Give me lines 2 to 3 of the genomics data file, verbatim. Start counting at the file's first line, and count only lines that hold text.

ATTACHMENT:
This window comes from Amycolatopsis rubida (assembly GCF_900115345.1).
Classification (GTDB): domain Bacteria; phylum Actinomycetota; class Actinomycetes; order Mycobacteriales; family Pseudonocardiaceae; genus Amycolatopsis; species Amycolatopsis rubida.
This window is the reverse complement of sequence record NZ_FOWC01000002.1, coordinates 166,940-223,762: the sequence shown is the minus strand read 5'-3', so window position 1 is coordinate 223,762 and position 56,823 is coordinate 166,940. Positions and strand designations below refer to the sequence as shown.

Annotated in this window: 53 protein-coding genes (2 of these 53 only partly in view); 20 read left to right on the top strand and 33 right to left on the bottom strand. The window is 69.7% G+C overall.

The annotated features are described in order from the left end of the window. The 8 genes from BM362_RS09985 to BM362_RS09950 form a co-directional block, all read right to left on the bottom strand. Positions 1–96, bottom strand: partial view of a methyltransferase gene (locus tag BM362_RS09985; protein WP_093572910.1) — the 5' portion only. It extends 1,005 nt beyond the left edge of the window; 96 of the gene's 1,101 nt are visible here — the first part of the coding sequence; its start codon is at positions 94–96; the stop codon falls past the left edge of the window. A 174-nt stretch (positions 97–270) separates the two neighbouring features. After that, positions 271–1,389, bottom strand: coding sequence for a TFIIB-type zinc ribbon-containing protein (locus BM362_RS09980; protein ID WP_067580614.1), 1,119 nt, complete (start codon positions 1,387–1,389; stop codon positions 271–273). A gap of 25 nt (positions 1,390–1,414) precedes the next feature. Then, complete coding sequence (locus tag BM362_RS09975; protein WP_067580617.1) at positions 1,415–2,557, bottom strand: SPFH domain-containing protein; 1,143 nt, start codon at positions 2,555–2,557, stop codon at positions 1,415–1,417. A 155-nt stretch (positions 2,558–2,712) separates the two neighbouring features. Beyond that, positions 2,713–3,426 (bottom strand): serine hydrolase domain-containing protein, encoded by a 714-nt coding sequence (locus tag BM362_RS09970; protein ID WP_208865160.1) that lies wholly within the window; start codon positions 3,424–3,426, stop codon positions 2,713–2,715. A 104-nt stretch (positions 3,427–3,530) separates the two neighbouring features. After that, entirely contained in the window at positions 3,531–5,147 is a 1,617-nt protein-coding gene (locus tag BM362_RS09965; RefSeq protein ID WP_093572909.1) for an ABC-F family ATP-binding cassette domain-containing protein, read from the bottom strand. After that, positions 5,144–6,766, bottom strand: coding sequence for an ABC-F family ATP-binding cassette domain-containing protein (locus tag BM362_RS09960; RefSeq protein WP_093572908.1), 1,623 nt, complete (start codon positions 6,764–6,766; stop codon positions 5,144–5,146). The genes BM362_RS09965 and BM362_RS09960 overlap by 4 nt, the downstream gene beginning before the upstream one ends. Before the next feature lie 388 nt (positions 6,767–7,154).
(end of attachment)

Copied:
Classification (GTDB): domain Bacteria; phylum Actinomycetota; class Actinomycetes; order Mycobacteriales; family Pseudonocardiaceae; genus Amycolatopsis; species Amycolatopsis rubida.
This window is the reverse complement of sequence record NZ_FOWC01000002.1, coordinates 166,940-223,762: the sequence shown is the minus strand read 5'-3', so window position 1 is coordinate 223,762 and position 56,823 is coordinate 166,940. Positions and strand designations below refer to the sequence as shown.